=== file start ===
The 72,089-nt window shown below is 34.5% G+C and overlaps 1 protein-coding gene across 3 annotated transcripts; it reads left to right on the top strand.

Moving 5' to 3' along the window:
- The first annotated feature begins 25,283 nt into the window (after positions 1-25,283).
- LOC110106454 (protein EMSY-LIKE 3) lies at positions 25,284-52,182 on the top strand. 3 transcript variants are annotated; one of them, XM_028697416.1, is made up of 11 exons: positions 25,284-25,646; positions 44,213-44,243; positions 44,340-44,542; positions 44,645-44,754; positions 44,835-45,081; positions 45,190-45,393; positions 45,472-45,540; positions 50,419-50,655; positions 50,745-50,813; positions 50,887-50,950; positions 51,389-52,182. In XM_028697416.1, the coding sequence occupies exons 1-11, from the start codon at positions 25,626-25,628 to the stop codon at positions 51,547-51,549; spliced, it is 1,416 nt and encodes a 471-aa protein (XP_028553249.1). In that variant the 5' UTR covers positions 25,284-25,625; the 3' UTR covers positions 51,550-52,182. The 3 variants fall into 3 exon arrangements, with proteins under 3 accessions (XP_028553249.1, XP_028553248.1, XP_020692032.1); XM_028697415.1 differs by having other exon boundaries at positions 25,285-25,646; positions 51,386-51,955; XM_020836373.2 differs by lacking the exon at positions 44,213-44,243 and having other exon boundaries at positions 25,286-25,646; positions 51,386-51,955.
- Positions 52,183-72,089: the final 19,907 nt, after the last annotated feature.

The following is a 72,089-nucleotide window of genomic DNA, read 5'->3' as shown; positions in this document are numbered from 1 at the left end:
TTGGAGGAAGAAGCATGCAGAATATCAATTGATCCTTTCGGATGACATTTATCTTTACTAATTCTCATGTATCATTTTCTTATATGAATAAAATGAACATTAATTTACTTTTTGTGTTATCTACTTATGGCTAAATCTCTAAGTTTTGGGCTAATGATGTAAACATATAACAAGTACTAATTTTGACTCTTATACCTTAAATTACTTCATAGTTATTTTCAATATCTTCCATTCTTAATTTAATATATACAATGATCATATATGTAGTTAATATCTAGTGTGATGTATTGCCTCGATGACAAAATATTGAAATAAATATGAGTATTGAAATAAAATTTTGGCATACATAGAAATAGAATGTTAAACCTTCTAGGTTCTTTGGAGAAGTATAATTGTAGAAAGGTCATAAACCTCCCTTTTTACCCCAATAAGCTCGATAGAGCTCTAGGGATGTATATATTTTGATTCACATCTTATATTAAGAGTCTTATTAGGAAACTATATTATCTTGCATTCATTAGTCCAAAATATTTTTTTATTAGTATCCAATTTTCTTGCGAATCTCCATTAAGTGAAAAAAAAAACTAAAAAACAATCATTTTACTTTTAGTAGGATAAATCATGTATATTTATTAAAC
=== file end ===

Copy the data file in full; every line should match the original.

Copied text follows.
The 72,089-nt window shown below is 34.5% G+C and overlaps 1 protein-coding gene across 3 annotated transcripts; it reads left to right on the top strand.

Moving 5' to 3' along the window:
- The first annotated feature begins 25,283 nt into the window (after positions 1-25,283).
- LOC110106454 (protein EMSY-LIKE 3) lies at positions 25,284-52,182 on the top strand. 3 transcript variants are annotated; one of them, XM_028697416.1, is made up of 11 exons: positions 25,284-25,646; positions 44,213-44,243; positions 44,340-44,542; positions 44,645-44,754; positions 44,835-45,081; positions 45,190-45,393; positions 45,472-45,540; positions 50,419-50,655; positions 50,745-50,813; positions 50,887-50,950; positions 51,389-52,182. In XM_028697416.1, the coding sequence occupies exons 1-11, from the start codon at positions 25,626-25,628 to the stop codon at positions 51,547-51,549; spliced, it is 1,416 nt and encodes a 471-aa protein (XP_028553249.1). In that variant the 5' UTR covers positions 25,284-25,625; the 3' UTR covers positions 51,550-52,182. The 3 variants fall into 3 exon arrangements, with proteins under 3 accessions (XP_028553249.1, XP_028553248.1, XP_020692032.1); XM_028697415.1 differs by having other exon boundaries at positions 25,285-25,646; positions 51,386-51,955; XM_020836373.2 differs by lacking the exon at positions 44,213-44,243 and having other exon boundaries at positions 25,286-25,646; positions 51,386-51,955.
- Positions 52,183-72,089: the final 19,907 nt, after the last annotated feature.

The following is a 72,089-nucleotide window of genomic DNA, read 5'->3' as shown; positions in this document are numbered from 1 at the left end:
TTGGAGGAAGAAGCATGCAGAATATCAATTGATCCTTTCGGATGACATTTATCTTTACTAATTCTCATGTATCATTTTCTTATATGAATAAAATGAACATTAATTTACTTTTTGTGTTATCTACTTATGGCTAAATCTCTAAGTTTTGGGCTAATGATGTAAACATATAACAAGTACTAATTTTGACTCTTATACCTTAAATTACTTCATAGTTATTTTCAATATCTTCCATTCTTAATTTAATATATACAATGATCATATATGTAGTTAATATCTAGTGTGATGTATTGCCTCGATGACAAAATATTGAAATAAATATGAGTATTGAAATAAAATTTTGGCATACATAGAAATAGAATGTTAAACCTTCTAGGTTCTTTGGAGAAGTATAATTGTAGAAAGGTCATAAACCTCCCTTTTTACCCCAATAAGCTCGATAGAGCTCTAGGGATGTATATATTTTGATTCACATCTTATATTAAGAGTCTTATTAGGAAACTATATTATCTTGCATTCATTAGTCCAAAATATTTTTTTATTAGTATCCAATTTTCTTGCGAATCTCCATTAAGTGAAAAAAAAAACTAAAAAACAATCATTTTACTTTTAGTAGGATAAATCATGTATATTTATTAAAC